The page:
As I said in the above post, this is my main beef with the Bible and many Christians (not to mention, Bible-quoting Christian politicians); they pick and choose which parts of their holy book they take seriously. There are numerous brutal, bizarre pronouncements from God in the Bible which, if taken literally and enacted, would see a person locked up in jail for a very long time. Respect, protect and guide - particularly the very old and young.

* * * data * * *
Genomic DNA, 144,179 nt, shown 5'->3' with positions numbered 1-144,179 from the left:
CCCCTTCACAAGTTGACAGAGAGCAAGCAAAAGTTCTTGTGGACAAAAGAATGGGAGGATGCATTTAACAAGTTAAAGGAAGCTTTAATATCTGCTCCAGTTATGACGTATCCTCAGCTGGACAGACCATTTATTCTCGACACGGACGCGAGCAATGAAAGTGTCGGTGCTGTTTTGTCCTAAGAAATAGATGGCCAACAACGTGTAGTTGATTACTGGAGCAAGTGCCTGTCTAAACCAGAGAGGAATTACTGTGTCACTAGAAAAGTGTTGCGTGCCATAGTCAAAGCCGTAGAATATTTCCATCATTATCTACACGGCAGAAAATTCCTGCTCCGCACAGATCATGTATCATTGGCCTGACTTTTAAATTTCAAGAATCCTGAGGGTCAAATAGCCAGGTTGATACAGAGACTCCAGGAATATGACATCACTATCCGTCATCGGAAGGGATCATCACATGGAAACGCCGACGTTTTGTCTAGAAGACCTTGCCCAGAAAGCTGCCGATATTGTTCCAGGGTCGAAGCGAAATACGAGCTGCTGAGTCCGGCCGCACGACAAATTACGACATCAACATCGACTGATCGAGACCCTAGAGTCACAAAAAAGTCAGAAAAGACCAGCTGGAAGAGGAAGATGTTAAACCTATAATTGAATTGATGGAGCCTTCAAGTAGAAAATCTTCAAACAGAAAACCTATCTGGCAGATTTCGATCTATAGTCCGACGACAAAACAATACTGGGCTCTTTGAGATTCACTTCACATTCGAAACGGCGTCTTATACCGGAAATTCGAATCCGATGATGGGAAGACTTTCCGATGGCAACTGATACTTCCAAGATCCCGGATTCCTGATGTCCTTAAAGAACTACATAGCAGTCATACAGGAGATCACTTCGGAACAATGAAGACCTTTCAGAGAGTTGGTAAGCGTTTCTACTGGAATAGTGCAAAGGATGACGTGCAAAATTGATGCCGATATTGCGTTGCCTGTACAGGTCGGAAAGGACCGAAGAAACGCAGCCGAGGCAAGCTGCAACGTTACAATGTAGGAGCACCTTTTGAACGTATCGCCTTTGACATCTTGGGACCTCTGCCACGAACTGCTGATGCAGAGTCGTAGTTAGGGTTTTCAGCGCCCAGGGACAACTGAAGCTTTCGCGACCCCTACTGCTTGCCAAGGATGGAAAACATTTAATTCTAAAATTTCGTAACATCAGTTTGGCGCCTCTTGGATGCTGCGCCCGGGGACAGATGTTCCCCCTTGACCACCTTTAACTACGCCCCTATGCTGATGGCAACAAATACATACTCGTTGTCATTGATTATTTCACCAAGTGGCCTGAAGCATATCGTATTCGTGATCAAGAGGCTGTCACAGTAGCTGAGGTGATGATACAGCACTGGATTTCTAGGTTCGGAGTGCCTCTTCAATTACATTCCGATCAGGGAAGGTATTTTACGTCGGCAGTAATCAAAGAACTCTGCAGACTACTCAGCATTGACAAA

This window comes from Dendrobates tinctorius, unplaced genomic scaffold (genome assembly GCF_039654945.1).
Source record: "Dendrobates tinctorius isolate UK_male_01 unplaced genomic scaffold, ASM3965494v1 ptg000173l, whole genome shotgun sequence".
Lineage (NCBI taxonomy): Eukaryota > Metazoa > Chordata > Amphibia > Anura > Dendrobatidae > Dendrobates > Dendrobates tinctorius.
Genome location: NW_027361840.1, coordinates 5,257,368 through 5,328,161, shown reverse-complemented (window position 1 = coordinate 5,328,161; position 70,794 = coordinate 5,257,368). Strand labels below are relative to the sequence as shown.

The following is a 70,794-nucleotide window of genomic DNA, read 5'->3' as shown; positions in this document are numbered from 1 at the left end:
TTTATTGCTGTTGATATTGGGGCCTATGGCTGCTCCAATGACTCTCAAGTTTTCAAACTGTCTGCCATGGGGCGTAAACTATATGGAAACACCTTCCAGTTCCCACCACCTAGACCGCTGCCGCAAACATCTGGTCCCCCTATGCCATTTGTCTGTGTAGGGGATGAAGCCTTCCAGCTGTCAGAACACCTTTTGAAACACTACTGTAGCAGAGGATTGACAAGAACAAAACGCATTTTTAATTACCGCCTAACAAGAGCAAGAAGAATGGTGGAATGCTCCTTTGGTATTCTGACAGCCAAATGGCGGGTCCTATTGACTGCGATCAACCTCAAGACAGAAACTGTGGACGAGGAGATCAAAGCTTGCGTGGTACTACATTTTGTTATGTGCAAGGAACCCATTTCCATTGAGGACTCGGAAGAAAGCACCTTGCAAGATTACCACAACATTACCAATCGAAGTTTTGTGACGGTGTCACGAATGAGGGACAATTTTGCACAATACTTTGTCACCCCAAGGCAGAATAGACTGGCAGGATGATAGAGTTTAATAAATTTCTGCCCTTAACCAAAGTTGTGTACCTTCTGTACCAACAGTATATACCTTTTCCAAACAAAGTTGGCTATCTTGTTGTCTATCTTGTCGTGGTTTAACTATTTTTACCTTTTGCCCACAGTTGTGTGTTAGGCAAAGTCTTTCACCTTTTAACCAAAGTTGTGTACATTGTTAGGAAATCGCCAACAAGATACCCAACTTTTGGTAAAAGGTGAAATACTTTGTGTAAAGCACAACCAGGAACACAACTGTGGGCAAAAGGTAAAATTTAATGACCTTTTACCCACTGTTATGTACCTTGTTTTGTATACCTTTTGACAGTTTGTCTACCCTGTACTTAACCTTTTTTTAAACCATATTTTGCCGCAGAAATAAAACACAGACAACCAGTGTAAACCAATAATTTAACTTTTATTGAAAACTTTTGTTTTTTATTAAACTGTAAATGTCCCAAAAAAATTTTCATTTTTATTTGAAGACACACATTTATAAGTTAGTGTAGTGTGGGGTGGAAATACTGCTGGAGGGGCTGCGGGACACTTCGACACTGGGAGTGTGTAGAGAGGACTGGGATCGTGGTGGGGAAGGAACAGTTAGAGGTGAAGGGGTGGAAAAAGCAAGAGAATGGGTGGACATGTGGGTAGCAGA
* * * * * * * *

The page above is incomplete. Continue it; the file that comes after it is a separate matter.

I've got no problem with honouring my parents (Commandment No.5) and refraining from murder (No.6), theft (No.8) and lying about my neighbour (No.9) but the adultery thing (No.7) seems a little statistically unrealistic and, if you live in my neighbourhood, it's tough not coveting (No.10) a whole lot of stuff - You should see my neighbour's wife! The Ten Commandments of Texting come from my own experiences and mistakes. You shall use texts to convey love and joy, but no other emotions.In some cases I’ve added a little explanation, some , if you will, to discuss the concepts further. READ: Don’t Text Around Your Kids #1: You shall use texts to communicate basic information to family, friends, and occasionally to colleagues. Texting is not for anger, which I seem to learn at least once a year when I make the mistake of “discussing” an issue over text because one of us didn’t have the maturity (OK, usually it’s me) to pick up the phone or make a coffee date.If nothing else, it shows Nile is quite happy to abandon both principles and/or stated positions for political gain. He strikes me as a very public manifestation of the religious habit of quoting holy verses to shitcan stuff the pious disagree with, yet when said scripture inconveniently conflicts with the believer's modern needs, it's ignored or "not meant to be taken literally". Far less life-altering but no less universal, I’d like to suggest some commandments (ten, obviously) for bringing order to the chaotic world of texting.